Looks pretty good for a dead man
Did he have a lost weekend ? Most of us have had them. Arrive at the pub Friday after work and before you know it, it’s Monday morning. Sometimes, your wallet could be missing, or a tooth. Maybe you met the – temporary – love of your life Saturday night and lost her by Sunday.
Past the age of 30, it’s more lost hopes than lost weekends that bother one. By 60, loss of memory is a more likely affliction, allowing you to experience lost weekends without even leaving home.
At 62, it’s fair to say that Vladimir Putin is hardly in the first flush of youth. While a very fit man for his age, one doubts that three-day long benders are his forte. However, in the increasingly nutty world of Western Media ‘Kremlinologists'... the Russian President apparently had a weekend that’d make the cast of 'Hangover' blush. Other international journalists speculated he died, became a father, was removed forcibly, a victim of a conspiracy or was sick.
So, we now know: Putin died on Thursday. Following the shock of his sudden death, he then fathered a child on Friday, in Switzerland. Surely overjoyed at fatherhood and recovering from his death, his weekend took a turn for the worse on Saturday when he was overthrown in a military coup – on top of having had a fit of aggressive flu.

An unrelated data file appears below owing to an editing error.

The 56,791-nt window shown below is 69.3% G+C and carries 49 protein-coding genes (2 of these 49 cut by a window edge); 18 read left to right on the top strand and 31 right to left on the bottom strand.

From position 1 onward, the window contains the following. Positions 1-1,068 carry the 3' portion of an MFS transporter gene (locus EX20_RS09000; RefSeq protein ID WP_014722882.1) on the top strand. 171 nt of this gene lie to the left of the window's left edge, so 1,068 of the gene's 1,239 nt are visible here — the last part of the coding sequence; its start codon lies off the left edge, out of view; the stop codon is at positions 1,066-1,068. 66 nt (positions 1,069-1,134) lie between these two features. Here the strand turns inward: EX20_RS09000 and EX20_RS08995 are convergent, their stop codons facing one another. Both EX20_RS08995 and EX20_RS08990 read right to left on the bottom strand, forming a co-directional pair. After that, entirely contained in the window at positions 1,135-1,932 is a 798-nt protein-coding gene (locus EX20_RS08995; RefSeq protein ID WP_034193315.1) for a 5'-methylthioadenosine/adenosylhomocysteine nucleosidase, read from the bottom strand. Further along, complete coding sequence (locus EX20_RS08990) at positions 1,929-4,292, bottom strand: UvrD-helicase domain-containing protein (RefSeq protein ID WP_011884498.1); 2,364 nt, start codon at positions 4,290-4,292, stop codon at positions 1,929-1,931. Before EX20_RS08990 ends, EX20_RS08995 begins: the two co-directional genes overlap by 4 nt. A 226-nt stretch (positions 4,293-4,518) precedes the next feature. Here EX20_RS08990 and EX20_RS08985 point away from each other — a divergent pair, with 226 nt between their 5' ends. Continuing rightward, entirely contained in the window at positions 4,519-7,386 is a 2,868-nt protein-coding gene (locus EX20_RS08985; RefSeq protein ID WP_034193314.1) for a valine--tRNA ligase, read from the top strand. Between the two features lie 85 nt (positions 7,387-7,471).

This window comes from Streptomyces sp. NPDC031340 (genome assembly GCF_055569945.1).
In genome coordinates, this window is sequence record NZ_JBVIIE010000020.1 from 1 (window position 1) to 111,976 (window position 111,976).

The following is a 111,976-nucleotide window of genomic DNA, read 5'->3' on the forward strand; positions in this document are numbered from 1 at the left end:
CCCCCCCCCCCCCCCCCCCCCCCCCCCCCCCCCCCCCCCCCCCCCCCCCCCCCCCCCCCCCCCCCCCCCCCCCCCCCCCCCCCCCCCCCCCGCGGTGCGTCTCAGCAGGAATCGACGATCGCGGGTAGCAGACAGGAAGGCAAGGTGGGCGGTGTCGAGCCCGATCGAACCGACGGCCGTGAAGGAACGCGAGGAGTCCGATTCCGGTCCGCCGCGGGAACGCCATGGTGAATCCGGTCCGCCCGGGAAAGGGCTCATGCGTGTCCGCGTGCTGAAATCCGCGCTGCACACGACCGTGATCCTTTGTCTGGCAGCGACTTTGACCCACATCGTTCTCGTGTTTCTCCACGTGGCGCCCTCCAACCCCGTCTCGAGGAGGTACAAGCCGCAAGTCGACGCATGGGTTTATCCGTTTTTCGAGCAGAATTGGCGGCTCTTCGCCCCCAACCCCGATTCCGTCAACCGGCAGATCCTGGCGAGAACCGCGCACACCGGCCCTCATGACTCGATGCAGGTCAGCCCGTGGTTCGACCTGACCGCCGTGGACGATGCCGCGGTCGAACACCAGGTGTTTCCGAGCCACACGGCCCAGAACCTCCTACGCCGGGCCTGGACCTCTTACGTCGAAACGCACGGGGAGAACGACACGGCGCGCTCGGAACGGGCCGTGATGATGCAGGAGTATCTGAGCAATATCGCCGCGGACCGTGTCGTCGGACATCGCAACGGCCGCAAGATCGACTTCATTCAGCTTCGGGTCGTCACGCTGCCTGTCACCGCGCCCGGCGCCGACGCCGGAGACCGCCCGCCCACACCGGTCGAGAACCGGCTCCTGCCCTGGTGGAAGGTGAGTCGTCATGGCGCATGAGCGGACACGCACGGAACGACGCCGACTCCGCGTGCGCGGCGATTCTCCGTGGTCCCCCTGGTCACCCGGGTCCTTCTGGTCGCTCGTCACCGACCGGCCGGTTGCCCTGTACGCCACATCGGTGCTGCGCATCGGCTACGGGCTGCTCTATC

No wonder so many people were surprised by how well he looked on Monday morning, considering what he had been through.
Of course, neocons have instigated similar fantasies before. In 2009, false rumors that Ayatollah Khamenei of Iran was dead spread like wildfire around the web.
So where was Putin? I have no idea. Also, given the peculiarities of Russian politics and the traditions of the country, speculation is futile. Russia is not America. Politicians don't share their medical histories or personal lives with the media in the manner that has become almost compulsory in other countries. Anyway, if he really was sick, why the surprise? A 62-year-old man picking up the flu is hardly unusual. Especially at a time of year when the harsh Russian winter transforms into spring. It remains a mystery and proves more than ever you can't believe what you read in the papers, hear on TV or see on Twtter.